And no one can argue about this one!
Messy activities have been the antidote to boredom of any kind for a long, long time. But they also have a hidden quality: they are master teachers! All the impressive science that a child can learn from sheer mess is often hidden from adults who are thinking ahead and beyond: sponges, floors, clothes, shoes, or hairs. I confess that these same topics have crossed my mind on more than one occasion.
Nonetheless, there is nothing that can substitute for the laughter, the wonder and especially the discovery that comes from the gooey, the sticky and the mushy. Shaving cream, among many other ‘messy’ substances that we will feature here at Go Beyond The Classroom, offers all that.
Children start adding colors to their clouds of cream, and a really large window opens up right before their eyes. They start asking questions that they can answer in time spent on rich inquiry. They come up with really deep discussions and sophisticated theories about the world around them.
When they have a chance to add characters, animals and other storytelling accessories, they also experiment with unusual backgrounds and dream-like plots. This is also a great opportunity to look at change when another substance is added: in this case, water. They describe what they see with vocabulary that also changes to match their new found discovery after something is introduced to this mix. We had a rich conversation about how water changes the physical properties of a lot of things: hair, paper, the driveway, shaving cream.
Children will often feel ‘tired’ after ‘wrestling’ with all that mess. It’s physical work and also relaxing at once.
Set-Up for Episode #11:
- Shaving Cream (sensitive skin works best)
- Tray, or any surface that can hold a good amount of shaving cream
- Food coloring, liquid watercolors, or watered down tempera paint
- Bowl of water
- Spray bottle
- Toy animals, people, anything that can take shaving cream and/or water
- goggles (you know your child best)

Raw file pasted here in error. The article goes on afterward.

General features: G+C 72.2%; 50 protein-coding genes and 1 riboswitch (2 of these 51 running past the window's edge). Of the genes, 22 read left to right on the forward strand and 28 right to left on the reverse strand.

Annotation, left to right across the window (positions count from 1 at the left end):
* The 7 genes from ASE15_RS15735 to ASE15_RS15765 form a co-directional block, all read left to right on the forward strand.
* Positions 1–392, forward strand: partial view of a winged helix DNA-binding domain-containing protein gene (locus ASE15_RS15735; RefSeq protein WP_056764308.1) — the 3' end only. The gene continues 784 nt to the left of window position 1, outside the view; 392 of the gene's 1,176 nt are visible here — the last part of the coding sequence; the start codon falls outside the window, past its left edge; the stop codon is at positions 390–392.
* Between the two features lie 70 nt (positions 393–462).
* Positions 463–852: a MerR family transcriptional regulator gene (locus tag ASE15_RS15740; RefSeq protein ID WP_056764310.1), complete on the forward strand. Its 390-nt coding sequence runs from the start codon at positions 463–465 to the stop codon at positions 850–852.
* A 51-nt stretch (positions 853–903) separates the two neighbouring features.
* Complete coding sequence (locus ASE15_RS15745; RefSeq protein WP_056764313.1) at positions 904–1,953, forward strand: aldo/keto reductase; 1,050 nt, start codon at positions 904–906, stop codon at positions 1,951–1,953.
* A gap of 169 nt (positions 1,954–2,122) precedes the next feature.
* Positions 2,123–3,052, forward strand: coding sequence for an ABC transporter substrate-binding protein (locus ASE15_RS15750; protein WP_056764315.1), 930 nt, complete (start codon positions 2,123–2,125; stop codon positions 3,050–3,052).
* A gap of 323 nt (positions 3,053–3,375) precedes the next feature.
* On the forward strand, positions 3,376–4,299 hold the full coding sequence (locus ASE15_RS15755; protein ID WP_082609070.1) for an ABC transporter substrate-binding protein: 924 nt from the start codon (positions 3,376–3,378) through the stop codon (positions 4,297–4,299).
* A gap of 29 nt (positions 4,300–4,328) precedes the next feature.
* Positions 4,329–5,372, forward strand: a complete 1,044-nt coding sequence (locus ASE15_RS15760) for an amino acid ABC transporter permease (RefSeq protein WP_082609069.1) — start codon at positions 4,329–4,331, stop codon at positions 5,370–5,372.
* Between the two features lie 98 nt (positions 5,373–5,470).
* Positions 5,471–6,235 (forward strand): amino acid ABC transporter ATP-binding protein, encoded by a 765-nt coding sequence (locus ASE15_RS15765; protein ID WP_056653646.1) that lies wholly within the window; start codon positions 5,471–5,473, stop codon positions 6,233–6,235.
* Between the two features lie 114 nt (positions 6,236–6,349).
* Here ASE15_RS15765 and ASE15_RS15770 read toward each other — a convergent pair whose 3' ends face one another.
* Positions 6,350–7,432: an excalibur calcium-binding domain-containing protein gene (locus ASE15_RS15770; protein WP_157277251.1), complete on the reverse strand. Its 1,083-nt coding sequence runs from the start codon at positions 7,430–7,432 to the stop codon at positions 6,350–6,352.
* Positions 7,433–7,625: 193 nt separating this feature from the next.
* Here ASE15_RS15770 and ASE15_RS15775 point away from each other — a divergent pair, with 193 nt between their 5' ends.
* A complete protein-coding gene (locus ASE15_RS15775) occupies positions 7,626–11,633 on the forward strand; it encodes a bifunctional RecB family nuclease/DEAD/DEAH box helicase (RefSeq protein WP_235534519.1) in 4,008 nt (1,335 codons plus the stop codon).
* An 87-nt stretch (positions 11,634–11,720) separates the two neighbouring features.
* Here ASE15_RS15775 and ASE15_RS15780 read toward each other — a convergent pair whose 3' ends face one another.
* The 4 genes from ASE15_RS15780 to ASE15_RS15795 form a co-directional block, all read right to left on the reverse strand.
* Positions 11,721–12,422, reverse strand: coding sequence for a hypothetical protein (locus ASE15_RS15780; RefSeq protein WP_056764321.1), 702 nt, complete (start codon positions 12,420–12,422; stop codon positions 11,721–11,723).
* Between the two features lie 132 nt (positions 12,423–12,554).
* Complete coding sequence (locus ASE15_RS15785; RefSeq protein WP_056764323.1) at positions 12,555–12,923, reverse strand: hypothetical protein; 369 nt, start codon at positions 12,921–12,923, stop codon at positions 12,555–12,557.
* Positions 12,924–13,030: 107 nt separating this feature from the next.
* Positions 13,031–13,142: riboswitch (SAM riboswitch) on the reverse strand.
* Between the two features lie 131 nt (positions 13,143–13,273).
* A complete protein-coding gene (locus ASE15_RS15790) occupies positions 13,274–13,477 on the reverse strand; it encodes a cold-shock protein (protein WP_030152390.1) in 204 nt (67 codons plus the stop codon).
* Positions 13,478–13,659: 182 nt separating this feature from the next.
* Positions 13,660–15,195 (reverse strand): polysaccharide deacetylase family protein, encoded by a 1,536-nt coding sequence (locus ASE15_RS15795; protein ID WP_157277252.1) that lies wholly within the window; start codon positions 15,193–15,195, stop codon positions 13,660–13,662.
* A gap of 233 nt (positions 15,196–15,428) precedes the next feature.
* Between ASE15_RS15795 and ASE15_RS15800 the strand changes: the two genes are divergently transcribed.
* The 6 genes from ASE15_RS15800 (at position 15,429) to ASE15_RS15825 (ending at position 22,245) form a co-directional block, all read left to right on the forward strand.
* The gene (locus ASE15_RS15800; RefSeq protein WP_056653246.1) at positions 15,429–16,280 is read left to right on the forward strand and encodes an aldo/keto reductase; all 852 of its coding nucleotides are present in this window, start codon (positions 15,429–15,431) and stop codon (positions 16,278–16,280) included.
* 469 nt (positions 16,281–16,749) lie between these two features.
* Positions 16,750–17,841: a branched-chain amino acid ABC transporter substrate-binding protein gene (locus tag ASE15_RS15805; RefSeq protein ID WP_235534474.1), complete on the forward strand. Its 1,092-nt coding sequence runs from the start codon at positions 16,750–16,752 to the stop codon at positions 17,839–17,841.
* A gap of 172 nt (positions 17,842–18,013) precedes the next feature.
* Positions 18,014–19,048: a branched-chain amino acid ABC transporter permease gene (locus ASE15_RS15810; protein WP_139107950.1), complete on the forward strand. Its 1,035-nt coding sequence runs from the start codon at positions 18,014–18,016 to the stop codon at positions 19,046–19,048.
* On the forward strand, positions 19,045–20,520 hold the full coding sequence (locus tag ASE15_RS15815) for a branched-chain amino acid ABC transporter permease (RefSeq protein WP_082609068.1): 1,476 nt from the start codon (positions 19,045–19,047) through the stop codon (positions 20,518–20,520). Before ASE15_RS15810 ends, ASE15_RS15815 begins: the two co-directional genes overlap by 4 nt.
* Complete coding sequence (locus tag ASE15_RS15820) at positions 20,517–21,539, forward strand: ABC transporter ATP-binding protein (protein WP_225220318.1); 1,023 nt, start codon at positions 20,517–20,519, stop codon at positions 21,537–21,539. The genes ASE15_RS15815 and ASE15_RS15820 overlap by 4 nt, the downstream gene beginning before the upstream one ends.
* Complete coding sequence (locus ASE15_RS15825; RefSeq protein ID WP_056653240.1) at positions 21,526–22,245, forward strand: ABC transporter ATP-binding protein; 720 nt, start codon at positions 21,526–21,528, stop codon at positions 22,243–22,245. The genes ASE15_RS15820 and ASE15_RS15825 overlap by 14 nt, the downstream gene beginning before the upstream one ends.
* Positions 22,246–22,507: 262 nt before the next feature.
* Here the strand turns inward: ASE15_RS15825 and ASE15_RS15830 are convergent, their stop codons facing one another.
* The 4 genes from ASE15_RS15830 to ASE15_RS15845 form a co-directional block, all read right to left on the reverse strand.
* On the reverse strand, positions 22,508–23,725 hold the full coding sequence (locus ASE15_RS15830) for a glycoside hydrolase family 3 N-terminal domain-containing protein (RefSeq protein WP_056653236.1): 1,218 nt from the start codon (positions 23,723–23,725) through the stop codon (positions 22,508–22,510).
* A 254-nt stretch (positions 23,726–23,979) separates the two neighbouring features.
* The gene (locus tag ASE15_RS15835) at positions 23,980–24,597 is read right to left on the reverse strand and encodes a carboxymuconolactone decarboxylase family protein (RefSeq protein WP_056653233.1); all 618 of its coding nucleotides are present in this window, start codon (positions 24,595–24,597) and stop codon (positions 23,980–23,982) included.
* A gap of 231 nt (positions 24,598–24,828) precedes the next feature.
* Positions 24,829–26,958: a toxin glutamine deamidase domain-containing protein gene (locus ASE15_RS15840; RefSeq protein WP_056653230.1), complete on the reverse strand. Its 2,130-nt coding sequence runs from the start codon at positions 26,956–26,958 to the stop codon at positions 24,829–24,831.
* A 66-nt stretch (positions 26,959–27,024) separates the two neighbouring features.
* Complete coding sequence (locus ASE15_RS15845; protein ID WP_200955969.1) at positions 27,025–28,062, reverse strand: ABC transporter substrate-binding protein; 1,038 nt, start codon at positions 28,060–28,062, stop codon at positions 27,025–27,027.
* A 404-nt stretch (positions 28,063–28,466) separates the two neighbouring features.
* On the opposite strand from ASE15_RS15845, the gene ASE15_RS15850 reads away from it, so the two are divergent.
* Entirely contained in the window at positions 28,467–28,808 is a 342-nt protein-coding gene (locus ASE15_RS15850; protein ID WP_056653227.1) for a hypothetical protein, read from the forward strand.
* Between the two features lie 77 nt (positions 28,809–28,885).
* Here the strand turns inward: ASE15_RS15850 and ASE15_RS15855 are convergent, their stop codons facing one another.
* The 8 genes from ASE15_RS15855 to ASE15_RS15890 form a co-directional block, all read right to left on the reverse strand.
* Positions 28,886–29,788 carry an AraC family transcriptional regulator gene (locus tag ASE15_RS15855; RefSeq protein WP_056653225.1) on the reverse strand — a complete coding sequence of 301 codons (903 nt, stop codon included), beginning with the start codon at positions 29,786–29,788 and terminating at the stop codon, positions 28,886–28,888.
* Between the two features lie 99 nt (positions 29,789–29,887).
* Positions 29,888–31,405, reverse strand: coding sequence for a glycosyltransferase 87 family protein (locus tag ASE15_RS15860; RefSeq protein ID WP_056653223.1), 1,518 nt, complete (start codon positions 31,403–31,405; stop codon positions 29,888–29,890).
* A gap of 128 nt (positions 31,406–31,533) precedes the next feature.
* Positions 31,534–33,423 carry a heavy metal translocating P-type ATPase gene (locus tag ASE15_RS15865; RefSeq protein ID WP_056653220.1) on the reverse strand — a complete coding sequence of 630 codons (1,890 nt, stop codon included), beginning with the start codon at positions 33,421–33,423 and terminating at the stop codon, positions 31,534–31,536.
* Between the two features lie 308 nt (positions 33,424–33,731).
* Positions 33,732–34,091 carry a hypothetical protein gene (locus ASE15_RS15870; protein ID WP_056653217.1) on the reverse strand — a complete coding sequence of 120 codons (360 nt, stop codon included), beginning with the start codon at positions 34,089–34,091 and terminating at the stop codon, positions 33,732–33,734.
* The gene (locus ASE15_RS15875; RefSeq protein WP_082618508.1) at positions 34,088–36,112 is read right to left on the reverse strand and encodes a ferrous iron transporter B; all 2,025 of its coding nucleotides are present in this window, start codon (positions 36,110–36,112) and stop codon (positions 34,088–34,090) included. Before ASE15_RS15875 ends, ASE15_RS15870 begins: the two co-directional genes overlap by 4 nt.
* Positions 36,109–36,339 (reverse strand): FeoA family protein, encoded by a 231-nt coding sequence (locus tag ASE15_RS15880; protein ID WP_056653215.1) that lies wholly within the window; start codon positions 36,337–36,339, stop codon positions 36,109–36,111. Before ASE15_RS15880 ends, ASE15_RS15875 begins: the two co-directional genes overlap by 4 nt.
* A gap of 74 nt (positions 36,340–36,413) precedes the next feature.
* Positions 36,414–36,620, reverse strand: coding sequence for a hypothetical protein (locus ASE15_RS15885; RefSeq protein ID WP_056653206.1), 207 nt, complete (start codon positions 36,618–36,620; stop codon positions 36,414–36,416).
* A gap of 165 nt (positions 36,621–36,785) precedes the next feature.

There are so many different ways of using shaving cream as a learning opportunity for young children. The toy animals and people gives them a chance to use storytelling, or to re-enact something that has been on their minds for a while. They come up with intricate plots and use new words in their own made-up contexts.
The set-up should be so inviting that they can’t turn around when they see it. I often start with the plain trays and shaving cream. I’ll add accessories, cups, spoons, anything after they’ve explored the texture and are eager to go beyond this stage. At times, my children will start by collecting the animals, or cars before they come to the table and that often tells me that they are in with a plan!
If your children are not yet sure or just don’t really like the texture of shaving cream and its ‘relatives’, try using a sealable plastic bag, or shaving cream in a bowl with a spoon. They can still experience the colorful fun and add animals, people, and cars as well. It will help build confidence around things that are hard but not impossible to tackle. Adaptation is good for motivation!!
We also play some hide and seek games, like “I hid something ______ + _______ in there. What is it?” We’ll often try opposites to what they need to find as they take their turns “tricking” us. Another way to add spice is to show them a handful of objects, hide them in the cream and ask what’s missing – it encourages mathematical thinking a great deal. We have been using shaving cream with our oldest with some fun algebra, too. The goal is not to drill and kill our children. If the moment shows up we grab it. If not, like most times, we just enjoy open-ended exploration with no hidden agenda – not even under all that shaving cream!
How would you use shaving cream with your children?
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how can you be soooo creative using just simple things????? these are the hapiest children ever!!! i´m posting this at facebook!!! 🙂